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Joined: Sep 2007
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Originally Posted by luite
I ended up buying an 88-key hammer action keyboard and using a hacksaw to make it shorter (and Pianoteq on a Raspberry Pi to generate the sound). It has 61 keys left now, and weighs around 10kg including case and stand: http://files.luite.com/piano/


Wow!

What a terrific project - congratulations!

...and yes, I fully agree with newer player - this project deserves to be discussed in a separate thread.

Cheers,
James
x

ps. Welcome to the forum, btw...incredible first post!


Employed by Kawai Japan, however the opinions I express are my own.
Nord Electro 3 & occasional rare groove player.
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Originally Posted by luite


Impressive! Thanks especially for the detailed write up, I think you have made the portable piano of peoples dreams smile


Now learning: Debussy Clar de Lune, Mozart Sonata in C K. 545, Joplin The Chrysanthemum
Instruments: Yamaha N1X, Roland GO:PIANO, Piano de Voyage
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I really want to like the go piano and finally tried it.

Now i'm puzzled.

Sound over monitors is ok, size is great, keys feel very natural - well, until i press them.

Unbelievable! This board is referenced as light and synthlike but i had the impression there are heavy duty springs fighting against me.

In normal playing i lost many notes, a check with pianoteq reveals they are triggered but with velocity zero.

Playing open chords more into the keys is absolutely tiring.

So i tried to quantify at least the static resistance:

At the very front of the white keys i need 100 gr for a 1 mm keydip. 110 gr and the key sinks.
Between the blacks i tested a typical position i reach with third or second finger.
I can place nearly 500 gr before the key moves.

How does this relate to other players experience of a light keyboard?
Is it an extreme sample? Am i just a whimp?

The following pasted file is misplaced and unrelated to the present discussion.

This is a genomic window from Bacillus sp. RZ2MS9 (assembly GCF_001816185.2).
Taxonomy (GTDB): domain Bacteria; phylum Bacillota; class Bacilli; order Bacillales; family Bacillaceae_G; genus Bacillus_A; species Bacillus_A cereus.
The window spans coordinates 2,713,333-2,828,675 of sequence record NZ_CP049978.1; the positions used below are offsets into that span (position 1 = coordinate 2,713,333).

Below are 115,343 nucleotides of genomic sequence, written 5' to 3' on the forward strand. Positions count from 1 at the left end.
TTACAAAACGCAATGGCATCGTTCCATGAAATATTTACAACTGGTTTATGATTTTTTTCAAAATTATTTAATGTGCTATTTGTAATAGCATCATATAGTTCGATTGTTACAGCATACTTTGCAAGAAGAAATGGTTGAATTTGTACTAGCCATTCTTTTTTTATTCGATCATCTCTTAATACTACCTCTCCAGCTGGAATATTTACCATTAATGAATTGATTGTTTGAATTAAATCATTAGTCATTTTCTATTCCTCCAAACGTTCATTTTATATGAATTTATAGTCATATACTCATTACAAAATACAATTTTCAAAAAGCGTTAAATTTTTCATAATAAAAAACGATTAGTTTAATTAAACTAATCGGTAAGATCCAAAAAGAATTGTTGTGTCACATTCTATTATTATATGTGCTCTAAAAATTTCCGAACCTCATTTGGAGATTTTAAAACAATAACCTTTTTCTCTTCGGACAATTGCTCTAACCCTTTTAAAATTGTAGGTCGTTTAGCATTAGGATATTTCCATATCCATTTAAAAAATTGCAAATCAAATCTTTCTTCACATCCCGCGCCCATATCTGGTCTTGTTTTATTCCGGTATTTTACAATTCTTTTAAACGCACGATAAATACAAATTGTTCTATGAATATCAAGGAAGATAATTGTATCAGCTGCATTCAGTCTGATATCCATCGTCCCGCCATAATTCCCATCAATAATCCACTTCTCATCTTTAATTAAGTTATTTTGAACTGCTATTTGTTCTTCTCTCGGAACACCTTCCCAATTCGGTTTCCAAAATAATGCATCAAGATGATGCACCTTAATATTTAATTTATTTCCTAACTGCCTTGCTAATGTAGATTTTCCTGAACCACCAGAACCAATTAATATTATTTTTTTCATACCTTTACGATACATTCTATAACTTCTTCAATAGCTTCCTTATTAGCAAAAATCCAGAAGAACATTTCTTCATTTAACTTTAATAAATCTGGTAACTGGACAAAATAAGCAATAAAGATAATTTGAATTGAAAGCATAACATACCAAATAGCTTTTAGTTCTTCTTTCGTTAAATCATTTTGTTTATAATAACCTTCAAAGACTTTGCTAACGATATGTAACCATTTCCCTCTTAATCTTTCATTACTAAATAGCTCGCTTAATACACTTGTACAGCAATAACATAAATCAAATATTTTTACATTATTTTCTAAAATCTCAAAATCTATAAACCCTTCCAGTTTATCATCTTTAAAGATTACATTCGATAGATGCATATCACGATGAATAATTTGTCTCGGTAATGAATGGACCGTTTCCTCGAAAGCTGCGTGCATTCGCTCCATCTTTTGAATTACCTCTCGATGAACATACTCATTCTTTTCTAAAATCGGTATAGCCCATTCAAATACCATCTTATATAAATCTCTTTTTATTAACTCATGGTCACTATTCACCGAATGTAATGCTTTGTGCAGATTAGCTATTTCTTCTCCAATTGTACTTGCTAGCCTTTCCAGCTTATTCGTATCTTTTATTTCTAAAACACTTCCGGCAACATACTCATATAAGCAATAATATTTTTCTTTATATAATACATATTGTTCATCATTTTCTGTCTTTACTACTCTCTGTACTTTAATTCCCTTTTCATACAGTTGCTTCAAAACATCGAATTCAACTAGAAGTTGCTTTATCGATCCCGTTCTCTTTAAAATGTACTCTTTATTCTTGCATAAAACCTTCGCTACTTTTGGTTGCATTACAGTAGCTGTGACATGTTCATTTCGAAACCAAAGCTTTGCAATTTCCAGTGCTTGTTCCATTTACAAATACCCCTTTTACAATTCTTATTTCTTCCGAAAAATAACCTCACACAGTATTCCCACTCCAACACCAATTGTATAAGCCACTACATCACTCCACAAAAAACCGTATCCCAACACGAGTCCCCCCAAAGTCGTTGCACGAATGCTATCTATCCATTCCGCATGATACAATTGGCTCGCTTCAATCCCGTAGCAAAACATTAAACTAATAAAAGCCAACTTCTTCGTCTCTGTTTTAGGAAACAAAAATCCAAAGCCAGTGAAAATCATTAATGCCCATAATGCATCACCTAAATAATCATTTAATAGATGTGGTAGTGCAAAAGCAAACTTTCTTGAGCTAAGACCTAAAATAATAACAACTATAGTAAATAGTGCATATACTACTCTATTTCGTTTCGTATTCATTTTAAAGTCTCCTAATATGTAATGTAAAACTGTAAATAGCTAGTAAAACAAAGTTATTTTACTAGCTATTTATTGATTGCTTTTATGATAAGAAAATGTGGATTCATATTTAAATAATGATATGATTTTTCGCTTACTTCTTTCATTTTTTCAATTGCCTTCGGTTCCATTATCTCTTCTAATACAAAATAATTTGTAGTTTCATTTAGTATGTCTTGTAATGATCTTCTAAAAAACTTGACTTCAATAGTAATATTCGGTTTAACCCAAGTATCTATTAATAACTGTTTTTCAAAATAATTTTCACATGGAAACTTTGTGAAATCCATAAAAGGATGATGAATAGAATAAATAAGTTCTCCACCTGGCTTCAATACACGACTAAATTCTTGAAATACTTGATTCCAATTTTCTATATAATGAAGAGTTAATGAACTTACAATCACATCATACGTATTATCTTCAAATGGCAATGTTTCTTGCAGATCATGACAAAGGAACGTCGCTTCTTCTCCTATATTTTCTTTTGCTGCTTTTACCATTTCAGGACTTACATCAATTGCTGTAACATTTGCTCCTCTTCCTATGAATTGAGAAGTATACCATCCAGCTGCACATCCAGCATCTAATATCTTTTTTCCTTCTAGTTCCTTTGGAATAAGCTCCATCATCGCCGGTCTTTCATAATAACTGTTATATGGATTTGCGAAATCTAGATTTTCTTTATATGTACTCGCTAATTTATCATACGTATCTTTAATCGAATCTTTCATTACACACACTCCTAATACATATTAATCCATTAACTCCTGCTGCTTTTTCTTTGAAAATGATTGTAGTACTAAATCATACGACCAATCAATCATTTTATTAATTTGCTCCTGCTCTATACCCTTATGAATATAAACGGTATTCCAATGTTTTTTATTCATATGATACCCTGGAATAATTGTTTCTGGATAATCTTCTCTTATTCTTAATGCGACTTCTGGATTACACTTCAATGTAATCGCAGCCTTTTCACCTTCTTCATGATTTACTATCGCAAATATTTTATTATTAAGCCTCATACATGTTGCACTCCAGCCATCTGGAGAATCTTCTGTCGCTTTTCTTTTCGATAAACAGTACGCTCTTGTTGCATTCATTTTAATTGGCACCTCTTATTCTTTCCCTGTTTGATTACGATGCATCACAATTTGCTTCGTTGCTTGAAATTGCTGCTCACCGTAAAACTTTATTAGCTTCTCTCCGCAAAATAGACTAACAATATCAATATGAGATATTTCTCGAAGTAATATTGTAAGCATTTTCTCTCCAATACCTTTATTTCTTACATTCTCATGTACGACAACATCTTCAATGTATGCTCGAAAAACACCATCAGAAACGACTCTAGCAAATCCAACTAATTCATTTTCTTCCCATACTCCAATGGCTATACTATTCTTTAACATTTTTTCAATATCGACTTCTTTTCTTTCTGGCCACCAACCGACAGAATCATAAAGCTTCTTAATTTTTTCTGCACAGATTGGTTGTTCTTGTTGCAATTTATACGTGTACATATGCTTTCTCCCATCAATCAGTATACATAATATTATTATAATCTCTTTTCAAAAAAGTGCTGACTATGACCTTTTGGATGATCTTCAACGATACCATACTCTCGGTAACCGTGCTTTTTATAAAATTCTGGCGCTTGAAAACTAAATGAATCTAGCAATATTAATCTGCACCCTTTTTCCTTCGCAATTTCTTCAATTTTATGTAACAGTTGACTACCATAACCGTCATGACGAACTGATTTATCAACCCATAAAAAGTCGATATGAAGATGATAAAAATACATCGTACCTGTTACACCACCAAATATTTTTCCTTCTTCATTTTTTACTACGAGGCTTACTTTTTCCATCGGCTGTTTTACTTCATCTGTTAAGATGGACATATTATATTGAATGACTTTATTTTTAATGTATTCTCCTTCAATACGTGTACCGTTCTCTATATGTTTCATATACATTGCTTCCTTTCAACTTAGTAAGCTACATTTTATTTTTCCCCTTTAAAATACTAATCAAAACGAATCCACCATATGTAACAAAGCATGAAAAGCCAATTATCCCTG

Please let me know if your experience differs and you have the possibility to measure the downweight for comparison.

-rhodes74

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I've just tested the static weight of my GO:PIANO(61 keys) with 10 and 20 Euro Cent coins (4.1g and 5.74g)

The weights required on the edge to make the key reach the bottom are:
Key Weight
C1 129g
C2 111g
C3 129g
C4 141g
C5 141g
C6 104g
C#2 135g
C#3 129g
C#4 178g

In this test I placed the coins side by side with the edge of the black key nearby (weight needed to reach the bottom)
C4 190g
C5 208g


C5 (Between blacks around the middle of the black key - weight needed to reach the bottom) 255g


Set the key touch to fix and tested the minimum weight to play a note (trigger the sensor)
C4 124g
C#4 130g
C4 (side by side with end of black key) 164g

As a reference my Yamaha P121 (GHS) requires 115-120g to reach the bottom of the edge of the white key, 109g to trigger the sensor on the edge and 124g near the end of the black keys.

No wonder why I feel fatigued short time after starting playing the GO:PIANO...

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Muito obrigado!

That's pretty much in line with my observations.
The feeling is far off from my slabs and any Bechsteinwayamaha i'm used to.

Now do we have outliers?

Could some other users comment, i'm just wondering because i found not a single mention of such problems.

-rhodes74

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Wow. So I waited 4 months for my backordered Roland Go Piano (61keys) from Guitar Center and finally received it a couple days ago. SUPER HEAVY SPRINGS. It saddens me, because I want to love it, but I’m coming from a Kawai VPC1 because touch, feel, and weight is everything for the piano purist like myself, and I’d almost rather have zero weight flimsy plastic bouncy keys over these dramatically high tension ones.

I bought my Kawai VPC1 because I developed hand/carpal tunnel issues practicing Chopin etudes on a Yamaha P-155 with my small hands. The key weight was too heavy.

Now I face the same issue with this little Roland Go Piano, who would’ve thought?

I waited far too long on back order to not give it a real chance... but my initial impressions are doubtful.

The sounds and features are quite good. Although I miss having a saxophone sound built in—not sure how they managed to leave that one out of 40–at least I have the handy GarageBand or I can use a VST if desired, so it is a minor gripe. Bluetooth connection is great. 8lbs, can’t beat it for overall weight and compactness for traveling.

I obviously didn’t buy it for good weighted key touch action... but the last thing I could have imagined would be that it was too heavy.

Fortunately I don’t intend on playing Chopin etudes much on 61 keys. Regardless, I am left wondering if I will again develop hand/wrist pain from lighter use.